Robin, a gardening enthusiast, published and manages a website for people wanting to get their flower garden set up quickly 'n easily. Check out additional information about compost at her website: Gardening Quick 'n Easy

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Indoor Fruit Trees: Try The Calamondin Orange

by Jim Hofman

Are you looking for a good citrus tree to grow indoors? If so, you have several choices. While many container gardeners are familiar with the Meyer and Ponderosa lemon varieties, another option to consider is the calamondin orange tree. The calamondin is an easy care option that consistently offers an ample crop of fruit. Calamondin oranges are quite popular in southeast Asia. For centuries, Asian cultures have used these oranges for a variety of health purposes. Malaysian and Phillipine cultures use calamondin juice as a hair conditioner and as a treatment for insect bites. It is even used as a cough remedy.

If you've never seen a calmondin orange, you might mistake it for a lemon. About the size of a lemon or lime and roughly similar in shape, a calamondin is yellow-orange in color and is usually over ripened by the time it turns completely orange. However, once you taste the fruit you'll know it's an orange. The juice is sweeter than most oranges and can be used as a beverage, marinade, or in recipes.

One of the best attributes of our calamondin plant is its fresh citrusy fragrance. With nominal care, the tree blooms often, more frequently than most indoor fruit trees. Our calamondin typically produces fruit in the winter and spring months in ample quantity.

One important tip with a calamondin involves how to pick the fruit. It's best to use clippers to remove fruit from the tree rather than hand picking. Using clippers or scissors will prevent damage to the stem side of the fruit, thereby eliminating premature deterioration.

As for care of the tree, it's really quite simple and in line with care for other indoor citrus varieties. Give it plenty of sunlight per day and don't over water. Wait until the top inch of soil is dry before watering, usually about every 10 days. Fertilize with a time release fertilizer every 4 to 6 weeks.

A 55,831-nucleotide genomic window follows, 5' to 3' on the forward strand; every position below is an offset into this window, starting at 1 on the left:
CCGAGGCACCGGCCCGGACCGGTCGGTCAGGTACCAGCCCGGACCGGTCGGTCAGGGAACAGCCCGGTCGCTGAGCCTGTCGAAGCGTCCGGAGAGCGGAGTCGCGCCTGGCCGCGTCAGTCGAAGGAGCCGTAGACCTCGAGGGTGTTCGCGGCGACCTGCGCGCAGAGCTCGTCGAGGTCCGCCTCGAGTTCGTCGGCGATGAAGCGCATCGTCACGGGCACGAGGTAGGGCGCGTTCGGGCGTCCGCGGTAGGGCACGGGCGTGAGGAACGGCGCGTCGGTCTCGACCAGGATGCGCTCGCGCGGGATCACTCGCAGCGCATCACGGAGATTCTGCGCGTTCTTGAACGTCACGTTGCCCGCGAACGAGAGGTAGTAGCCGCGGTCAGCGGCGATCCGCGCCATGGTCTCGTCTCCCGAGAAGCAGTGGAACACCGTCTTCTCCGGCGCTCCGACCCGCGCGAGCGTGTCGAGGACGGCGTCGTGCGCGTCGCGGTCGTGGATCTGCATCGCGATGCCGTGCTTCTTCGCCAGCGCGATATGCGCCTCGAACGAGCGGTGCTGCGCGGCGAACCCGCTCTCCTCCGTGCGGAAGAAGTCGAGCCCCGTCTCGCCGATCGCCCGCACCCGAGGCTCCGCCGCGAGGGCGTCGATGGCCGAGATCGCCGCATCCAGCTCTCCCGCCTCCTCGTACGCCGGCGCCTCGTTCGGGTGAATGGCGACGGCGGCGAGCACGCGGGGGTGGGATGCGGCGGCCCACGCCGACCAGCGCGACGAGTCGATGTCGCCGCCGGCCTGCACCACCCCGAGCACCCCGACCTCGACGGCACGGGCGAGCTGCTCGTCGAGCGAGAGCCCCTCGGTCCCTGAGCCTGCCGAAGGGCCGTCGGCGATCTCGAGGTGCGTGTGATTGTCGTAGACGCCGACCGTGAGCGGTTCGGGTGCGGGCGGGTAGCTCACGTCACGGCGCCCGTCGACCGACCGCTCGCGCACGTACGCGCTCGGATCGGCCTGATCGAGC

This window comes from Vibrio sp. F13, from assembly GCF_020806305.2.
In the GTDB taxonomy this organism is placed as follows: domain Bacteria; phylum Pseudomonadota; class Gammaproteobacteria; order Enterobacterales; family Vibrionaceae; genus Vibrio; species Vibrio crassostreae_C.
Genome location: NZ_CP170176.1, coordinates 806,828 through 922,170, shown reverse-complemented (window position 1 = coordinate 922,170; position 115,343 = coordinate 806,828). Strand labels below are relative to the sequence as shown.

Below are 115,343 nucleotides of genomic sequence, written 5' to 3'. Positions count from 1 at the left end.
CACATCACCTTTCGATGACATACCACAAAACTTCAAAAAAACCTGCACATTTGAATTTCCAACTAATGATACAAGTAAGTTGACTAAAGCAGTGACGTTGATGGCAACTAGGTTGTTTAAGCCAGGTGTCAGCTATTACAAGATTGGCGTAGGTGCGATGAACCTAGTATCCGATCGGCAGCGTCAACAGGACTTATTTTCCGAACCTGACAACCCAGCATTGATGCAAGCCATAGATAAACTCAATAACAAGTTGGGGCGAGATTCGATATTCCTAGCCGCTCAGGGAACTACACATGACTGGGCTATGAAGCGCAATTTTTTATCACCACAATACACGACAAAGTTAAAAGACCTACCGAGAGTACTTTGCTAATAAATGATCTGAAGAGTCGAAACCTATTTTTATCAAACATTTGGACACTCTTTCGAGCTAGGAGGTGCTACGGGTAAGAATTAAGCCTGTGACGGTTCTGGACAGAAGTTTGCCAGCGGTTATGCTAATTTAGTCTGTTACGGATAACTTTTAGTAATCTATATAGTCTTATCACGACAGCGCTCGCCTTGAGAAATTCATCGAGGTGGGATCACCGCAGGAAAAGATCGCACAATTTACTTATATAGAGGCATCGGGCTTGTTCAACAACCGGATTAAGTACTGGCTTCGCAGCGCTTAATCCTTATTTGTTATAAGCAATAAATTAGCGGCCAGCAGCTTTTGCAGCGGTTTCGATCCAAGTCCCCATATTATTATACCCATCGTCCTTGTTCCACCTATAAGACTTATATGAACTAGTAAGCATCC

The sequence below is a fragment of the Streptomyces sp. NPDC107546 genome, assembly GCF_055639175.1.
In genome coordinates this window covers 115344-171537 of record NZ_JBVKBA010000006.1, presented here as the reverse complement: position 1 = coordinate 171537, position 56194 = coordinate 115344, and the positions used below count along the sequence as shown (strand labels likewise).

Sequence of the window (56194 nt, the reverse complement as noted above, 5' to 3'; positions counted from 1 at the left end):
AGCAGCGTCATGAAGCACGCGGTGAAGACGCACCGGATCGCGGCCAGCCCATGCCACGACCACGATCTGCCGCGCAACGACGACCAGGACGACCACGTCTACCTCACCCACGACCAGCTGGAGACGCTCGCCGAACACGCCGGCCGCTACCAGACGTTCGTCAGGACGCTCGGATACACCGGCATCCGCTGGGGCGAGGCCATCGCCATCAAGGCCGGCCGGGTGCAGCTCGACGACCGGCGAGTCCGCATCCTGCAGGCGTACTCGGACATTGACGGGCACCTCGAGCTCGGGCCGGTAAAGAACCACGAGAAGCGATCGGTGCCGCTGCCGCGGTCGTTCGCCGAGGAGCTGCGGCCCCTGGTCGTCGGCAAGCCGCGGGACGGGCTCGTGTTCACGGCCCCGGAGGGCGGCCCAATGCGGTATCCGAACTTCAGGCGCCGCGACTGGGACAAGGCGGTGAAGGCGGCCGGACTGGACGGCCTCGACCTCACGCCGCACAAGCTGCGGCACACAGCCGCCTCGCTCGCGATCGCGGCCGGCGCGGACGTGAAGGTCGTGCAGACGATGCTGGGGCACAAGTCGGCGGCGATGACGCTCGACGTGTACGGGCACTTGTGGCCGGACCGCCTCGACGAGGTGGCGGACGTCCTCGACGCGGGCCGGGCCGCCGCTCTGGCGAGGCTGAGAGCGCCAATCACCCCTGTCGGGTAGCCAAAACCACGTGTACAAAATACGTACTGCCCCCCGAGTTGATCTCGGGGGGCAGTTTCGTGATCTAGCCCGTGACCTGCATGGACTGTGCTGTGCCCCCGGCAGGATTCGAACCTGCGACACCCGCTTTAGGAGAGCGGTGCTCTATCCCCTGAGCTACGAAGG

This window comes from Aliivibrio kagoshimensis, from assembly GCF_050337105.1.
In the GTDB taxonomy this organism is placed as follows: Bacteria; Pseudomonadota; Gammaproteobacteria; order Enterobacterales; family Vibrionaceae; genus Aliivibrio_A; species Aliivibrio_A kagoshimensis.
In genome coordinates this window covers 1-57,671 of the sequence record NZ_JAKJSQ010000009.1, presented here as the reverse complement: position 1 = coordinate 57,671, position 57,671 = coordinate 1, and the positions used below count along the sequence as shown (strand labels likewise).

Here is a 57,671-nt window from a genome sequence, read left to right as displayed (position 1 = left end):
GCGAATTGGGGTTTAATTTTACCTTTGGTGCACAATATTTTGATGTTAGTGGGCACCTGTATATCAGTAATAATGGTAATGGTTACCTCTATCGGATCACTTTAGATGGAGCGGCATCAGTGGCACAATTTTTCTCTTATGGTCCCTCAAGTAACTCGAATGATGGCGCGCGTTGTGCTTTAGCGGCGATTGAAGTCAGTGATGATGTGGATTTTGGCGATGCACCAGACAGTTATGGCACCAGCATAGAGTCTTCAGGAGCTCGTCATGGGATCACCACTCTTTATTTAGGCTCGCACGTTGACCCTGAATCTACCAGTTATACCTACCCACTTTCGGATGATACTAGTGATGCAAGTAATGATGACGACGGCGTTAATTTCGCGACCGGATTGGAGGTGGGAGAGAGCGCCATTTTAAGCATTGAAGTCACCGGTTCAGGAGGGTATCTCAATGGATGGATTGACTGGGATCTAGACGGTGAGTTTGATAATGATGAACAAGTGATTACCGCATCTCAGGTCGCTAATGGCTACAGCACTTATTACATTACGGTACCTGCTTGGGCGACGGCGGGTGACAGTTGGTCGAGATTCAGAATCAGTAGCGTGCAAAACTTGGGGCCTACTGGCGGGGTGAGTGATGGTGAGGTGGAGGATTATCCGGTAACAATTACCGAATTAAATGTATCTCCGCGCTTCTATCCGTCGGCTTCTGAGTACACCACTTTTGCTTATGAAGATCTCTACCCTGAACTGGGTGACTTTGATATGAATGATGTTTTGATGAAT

For best results and to ensure a thriving tree, place your calamondin outdoors in warmer months. Here in the midwest, our tree spends mid April through mid October on our patio. This really helps the tree flourish, as butterflies and bees find the fragrance hard to resist.

Calamondin trees will make a wonderful addition to any living space and are readily available from online sources specializing in container fruit trees. Their cost is nominal and you'll enjoy many years of sweet delicious fruit!

 

 

About the Author
Would you like to learn more about indoor citrus trees? To find out which varieties thrive indoors and which to avoid, be sure to visit our online resource site devoted exclusively to Indoor Fruit Trees.



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Special Offers

 

Needless to say the start of the gardening season is not the best time to find sales or massive discounts so there is little to report this month.

 

At Gardener's Supply Company the After Holiday Sale is over but the Outlet Section towards the bottom of the left hand menu still has some reductions.

 

Gardener's Supply Company

 

 

 

 

 

 

At Dutch Gardens you can still save $25 when you spend $50 or more. Click the banner.

 

 

 

Dutch Gardens, Inc.

 

 

 

Shop at Gurneys.com for your vegetable and flower seeds!

 

 



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Tailpiece

 

Isao Tomita Gardens



********************************************************* Please feel free to pass on this newsletter to your gardening friends. Do let me have your feedback and suggestions to: [email protected]

 

That's all until next month but in the meantime you can always look at my Blog Garden Supplies News